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A Better Partnership


Nov 2009
November 16, 2009

New Roth IRA Conversion Rules in 2010 (Should You Convert?)

Starting in 2010, all taxpayers will be eligible to convert a regular IRA to a Roth IRA, regardless of their level of adjusted gross income ("AGI"). The option opens new opportunities, but also may require important tax planning.


Under the current law, a taxpayer (other than a married person filing separately) can convert all or part of a regular or SEP IRA to a Roth IRA if the taxpayer's AGI is $100,000 or less. A SIMPLE IRA may also be converted if the taxpayer has participated in the SIMPLE IRA for at least two years. A conversion requires the value of the IRA to be taken into income, but the 10% early withdrawal penalty for payments prior to age 59½ will not apply.


The $100,000 AGI eligibility limit has been eliminated which opens the conversion opportunity to any taxpayer who has a regular IRA. The question is whether a taxpayer should convert, and if he converts in 2010, should the taxpayer take advantage of the new opportunity to pay the tax in 2011 and 2012?


First, distributions from a regular IRA are taxable as ordinary income. Distributions of both the contributions and the earnings from a Roth IRA are tax-free, so long as they are "qualified distributions." To be a "qualified distribution" the Roth IRA must have been held for at least 5 years and the distribution must be received after age 59½ (or on account of death or disability).

Second, regular IRA distributions must begin no later than the year following the year the taxpayer attains age 70½. Roth IRAs are not subject to these rules. This means the Roth IRA can be held after age 70½, and until death, without any required distributions (beneficiaries of a Roth IRA are subject to required distribution rules). The Roth IRA, therefore, allows a pass-through of tax-free income to the taxpayer's heirs.

Other advantages of the tax-free payments from a Roth IRA include keeping a taxpayer in a lower tax bracket than would otherwise apply if taxable distributions were received from a regular IRA; tax-free Roth IRA distributions will not enter into the calculation of tax owed on Social Security benefits; and tax-free Roth IRA distributions will not affect AGI-based itemized tax deductions which otherwise are phased out based on the taxpayer's AGI.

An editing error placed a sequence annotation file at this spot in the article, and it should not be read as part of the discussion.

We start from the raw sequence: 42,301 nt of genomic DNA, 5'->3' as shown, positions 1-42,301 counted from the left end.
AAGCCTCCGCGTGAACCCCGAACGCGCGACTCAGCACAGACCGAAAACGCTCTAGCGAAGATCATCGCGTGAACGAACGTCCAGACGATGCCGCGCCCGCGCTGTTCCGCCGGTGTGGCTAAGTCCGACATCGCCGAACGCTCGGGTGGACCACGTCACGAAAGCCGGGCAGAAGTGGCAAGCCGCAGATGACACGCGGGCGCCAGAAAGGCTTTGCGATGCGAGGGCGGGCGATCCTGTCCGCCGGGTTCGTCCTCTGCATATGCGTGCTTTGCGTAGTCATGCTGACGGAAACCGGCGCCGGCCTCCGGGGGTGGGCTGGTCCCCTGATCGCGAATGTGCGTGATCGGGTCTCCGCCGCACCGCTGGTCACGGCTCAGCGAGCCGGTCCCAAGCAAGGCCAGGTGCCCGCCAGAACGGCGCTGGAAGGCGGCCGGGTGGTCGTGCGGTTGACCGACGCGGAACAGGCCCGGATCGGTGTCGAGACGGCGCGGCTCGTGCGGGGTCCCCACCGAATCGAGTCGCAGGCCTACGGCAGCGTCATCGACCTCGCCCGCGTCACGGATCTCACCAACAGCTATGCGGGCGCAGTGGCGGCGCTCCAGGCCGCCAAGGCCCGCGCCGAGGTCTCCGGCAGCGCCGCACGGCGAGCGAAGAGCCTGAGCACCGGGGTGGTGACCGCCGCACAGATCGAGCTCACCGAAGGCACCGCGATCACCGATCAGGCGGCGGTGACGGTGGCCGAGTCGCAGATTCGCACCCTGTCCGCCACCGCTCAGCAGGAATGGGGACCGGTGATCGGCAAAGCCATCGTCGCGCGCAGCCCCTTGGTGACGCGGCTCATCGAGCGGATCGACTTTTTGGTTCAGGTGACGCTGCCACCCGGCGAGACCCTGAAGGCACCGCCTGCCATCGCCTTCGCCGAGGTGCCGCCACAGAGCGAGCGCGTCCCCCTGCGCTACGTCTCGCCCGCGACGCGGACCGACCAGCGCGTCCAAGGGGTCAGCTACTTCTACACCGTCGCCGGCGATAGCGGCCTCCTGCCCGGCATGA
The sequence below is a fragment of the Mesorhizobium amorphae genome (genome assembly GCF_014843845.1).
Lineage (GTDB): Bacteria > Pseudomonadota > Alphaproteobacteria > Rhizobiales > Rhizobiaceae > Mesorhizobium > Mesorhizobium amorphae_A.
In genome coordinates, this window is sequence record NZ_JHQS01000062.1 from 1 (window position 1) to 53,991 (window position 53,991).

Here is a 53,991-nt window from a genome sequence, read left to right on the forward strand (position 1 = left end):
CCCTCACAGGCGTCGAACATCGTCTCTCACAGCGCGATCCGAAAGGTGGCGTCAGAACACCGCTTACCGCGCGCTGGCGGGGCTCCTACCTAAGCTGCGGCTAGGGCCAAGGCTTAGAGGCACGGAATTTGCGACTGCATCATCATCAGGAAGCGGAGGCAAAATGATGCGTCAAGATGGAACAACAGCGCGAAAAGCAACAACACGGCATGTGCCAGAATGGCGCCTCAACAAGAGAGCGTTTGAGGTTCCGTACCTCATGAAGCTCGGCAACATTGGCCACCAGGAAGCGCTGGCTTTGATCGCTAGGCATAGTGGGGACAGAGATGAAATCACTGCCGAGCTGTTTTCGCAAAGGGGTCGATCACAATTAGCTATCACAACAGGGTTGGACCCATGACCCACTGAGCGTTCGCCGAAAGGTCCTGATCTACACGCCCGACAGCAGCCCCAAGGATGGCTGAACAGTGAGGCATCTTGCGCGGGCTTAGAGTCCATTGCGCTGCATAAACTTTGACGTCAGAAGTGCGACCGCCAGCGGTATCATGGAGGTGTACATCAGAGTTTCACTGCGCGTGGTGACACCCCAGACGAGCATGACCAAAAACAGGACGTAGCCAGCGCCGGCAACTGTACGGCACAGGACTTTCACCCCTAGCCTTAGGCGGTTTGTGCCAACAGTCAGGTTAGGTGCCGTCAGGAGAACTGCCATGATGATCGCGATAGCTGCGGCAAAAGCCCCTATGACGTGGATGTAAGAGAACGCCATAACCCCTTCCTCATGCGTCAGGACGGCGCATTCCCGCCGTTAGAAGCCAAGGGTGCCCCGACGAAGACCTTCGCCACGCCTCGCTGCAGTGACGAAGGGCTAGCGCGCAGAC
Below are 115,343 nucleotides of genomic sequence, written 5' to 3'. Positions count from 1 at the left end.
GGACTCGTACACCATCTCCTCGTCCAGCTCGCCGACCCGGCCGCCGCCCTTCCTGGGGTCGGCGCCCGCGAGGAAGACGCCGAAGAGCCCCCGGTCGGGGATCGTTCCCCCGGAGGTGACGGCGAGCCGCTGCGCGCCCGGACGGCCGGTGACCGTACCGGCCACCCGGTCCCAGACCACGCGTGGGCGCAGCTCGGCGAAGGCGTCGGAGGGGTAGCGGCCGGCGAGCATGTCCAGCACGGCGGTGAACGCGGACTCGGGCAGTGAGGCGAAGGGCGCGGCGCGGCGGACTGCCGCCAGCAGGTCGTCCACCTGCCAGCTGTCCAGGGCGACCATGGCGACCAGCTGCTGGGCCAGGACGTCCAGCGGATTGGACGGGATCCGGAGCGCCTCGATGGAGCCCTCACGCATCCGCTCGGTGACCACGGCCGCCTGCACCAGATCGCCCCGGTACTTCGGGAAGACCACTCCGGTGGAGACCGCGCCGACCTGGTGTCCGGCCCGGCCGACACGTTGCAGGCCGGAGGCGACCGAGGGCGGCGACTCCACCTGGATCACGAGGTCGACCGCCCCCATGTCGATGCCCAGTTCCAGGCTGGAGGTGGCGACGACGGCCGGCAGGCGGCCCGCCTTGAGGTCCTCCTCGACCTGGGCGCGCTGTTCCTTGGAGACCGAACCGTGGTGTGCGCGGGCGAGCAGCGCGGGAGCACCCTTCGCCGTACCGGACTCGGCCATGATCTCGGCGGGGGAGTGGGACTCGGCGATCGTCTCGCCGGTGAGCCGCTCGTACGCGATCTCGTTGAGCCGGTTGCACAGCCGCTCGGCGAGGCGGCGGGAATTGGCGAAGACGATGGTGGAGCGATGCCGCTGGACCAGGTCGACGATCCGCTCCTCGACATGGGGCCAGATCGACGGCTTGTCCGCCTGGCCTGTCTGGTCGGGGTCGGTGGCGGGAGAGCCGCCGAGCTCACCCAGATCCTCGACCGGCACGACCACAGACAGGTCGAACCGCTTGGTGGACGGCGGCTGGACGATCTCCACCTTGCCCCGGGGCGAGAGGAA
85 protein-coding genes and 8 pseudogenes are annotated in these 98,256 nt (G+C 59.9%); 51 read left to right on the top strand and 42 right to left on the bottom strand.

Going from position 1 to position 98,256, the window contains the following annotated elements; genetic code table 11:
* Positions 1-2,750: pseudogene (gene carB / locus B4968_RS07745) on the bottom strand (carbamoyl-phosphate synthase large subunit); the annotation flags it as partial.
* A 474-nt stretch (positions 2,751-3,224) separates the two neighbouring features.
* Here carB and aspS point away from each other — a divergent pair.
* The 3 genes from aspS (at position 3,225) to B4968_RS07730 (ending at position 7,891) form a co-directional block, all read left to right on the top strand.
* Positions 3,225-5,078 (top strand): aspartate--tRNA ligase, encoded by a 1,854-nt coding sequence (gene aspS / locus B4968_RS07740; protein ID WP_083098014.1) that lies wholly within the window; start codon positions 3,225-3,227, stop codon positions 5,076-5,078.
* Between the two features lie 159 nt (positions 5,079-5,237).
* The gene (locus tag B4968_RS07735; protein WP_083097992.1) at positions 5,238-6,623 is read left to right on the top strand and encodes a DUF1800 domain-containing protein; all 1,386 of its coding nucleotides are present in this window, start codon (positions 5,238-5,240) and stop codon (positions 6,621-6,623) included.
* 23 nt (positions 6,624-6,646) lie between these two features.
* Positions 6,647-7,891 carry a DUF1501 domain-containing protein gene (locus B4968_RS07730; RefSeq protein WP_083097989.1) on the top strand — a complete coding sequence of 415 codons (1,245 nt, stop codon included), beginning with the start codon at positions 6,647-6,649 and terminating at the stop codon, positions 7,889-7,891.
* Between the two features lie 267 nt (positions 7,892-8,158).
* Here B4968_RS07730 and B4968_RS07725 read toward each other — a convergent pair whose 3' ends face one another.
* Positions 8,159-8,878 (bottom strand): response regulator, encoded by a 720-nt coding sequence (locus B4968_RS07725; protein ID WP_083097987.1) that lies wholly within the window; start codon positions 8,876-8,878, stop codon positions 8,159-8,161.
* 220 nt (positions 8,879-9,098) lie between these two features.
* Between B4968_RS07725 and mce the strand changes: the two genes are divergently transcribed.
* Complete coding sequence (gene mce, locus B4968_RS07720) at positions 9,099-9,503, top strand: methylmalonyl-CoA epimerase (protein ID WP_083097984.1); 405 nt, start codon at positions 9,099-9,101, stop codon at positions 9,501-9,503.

Although there are always exceptions, it is generally thought that conversion should be considered by taxpayers who:

  • Can afford to pay the taxes resulting from a conversion by using other assets.

  • Have a number of years to go before retirement, so they are able to regenerate the funds used to pay taxes on the conversion.

  • Believe they will be in a higher tax bracket in later life than their current tax bracket.

  • Do not contemplate needing the funds in the IRA for retirement expenses, so the Roth account can be held tax-free and passed to the taxpayer's heirs. If this is the case, it should also be noted that paying the income tax from other assets on conversion to the Roth IRA will also reduce the taxable estate for estate tax purposes.

  • Lost a great deal of value in the stock market in 2007 and 2008 and have not had their account balance recover. With the lower value of the regular IRA, now might be an ideal time to pay lower taxes on the current value, convert to a Roth IRA, and enjoy the recovery in the tax-free Roth.


The reason Congress repealed the $100,000 eligibility limit for conversion was to encourage higher income taxpayers to convert to a Roth IRA, and thereby pay taxes on their regular IRA now rather than in future years. To further encourage the conversion, Congress gave taxpayers two years to pay the taxes due (2011 and 2012).

Will it make sense to defer the income tax from 2010 to 2011 and 2012? Given the real possibility of increased tax rates for higher income taxpayers beginning in 2011, a prudent decision might be to pay the entire tax bill generated by conversion to a Roth IRA in 2010 rather than pay the taxes in 2011 and 2012.


The contribution rules for a Roth IRA have not been changed. Therefore, new contributions may not be made to the Roth IRA if the taxpayer's AGI exceeds the eligibility limit. In 2009, the eligibility limit is AGI of $120,000 for single taxpayers and $176,000 for married taxpayers filing jointly.

This article is an abridged version of an earlier article that appeared in the Human Resources Newsletter which is available at our Web site, If you would like to discuss a Roth conversion, please contact your WN&J attorney.

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